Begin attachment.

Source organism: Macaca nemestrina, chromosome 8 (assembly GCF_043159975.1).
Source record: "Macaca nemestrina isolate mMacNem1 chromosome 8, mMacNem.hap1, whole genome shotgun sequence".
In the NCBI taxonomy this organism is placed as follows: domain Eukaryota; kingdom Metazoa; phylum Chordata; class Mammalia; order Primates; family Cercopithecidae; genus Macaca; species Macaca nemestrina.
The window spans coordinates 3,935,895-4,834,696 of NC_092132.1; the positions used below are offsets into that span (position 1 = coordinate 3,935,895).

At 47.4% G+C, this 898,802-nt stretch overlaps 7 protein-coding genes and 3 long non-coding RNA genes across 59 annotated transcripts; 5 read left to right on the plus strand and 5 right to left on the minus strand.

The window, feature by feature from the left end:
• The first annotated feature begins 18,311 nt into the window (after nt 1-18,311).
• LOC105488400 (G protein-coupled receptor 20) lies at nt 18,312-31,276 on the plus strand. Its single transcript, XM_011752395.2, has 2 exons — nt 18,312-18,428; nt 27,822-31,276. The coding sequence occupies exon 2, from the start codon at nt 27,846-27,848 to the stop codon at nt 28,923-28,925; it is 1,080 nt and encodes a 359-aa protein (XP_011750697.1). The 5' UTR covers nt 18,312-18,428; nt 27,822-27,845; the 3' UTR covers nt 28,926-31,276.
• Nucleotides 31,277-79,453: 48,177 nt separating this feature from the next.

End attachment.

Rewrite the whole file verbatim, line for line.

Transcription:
Source organism: Macaca nemestrina, chromosome 8 (assembly GCF_043159975.1).
Source record: "Macaca nemestrina isolate mMacNem1 chromosome 8, mMacNem.hap1, whole genome shotgun sequence".
In the NCBI taxonomy this organism is placed as follows: domain Eukaryota; kingdom Metazoa; phylum Chordata; class Mammalia; order Primates; family Cercopithecidae; genus Macaca; species Macaca nemestrina.
The window spans coordinates 3,935,895-4,834,696 of NC_092132.1; the positions used below are offsets into that span (position 1 = coordinate 3,935,895).

At 47.4% G+C, this 898,802-nt stretch overlaps 7 protein-coding genes and 3 long non-coding RNA genes across 59 annotated transcripts; 5 read left to right on the plus strand and 5 right to left on the minus strand.

The window, feature by feature from the left end:
• The first annotated feature begins 18,311 nt into the window (after nt 1-18,311).
• LOC105488400 (G protein-coupled receptor 20) lies at nt 18,312-31,276 on the plus strand. Its single transcript, XM_011752395.2, has 2 exons — nt 18,312-18,428; nt 27,822-31,276. The coding sequence occupies exon 2, from the start codon at nt 27,846-27,848 to the stop codon at nt 28,923-28,925; it is 1,080 nt and encodes a 359-aa protein (XP_011750697.1). The 5' UTR covers nt 18,312-18,428; nt 27,822-27,845; the 3' UTR covers nt 28,926-31,276.
• Nucleotides 31,277-79,453: 48,177 nt separating this feature from the next.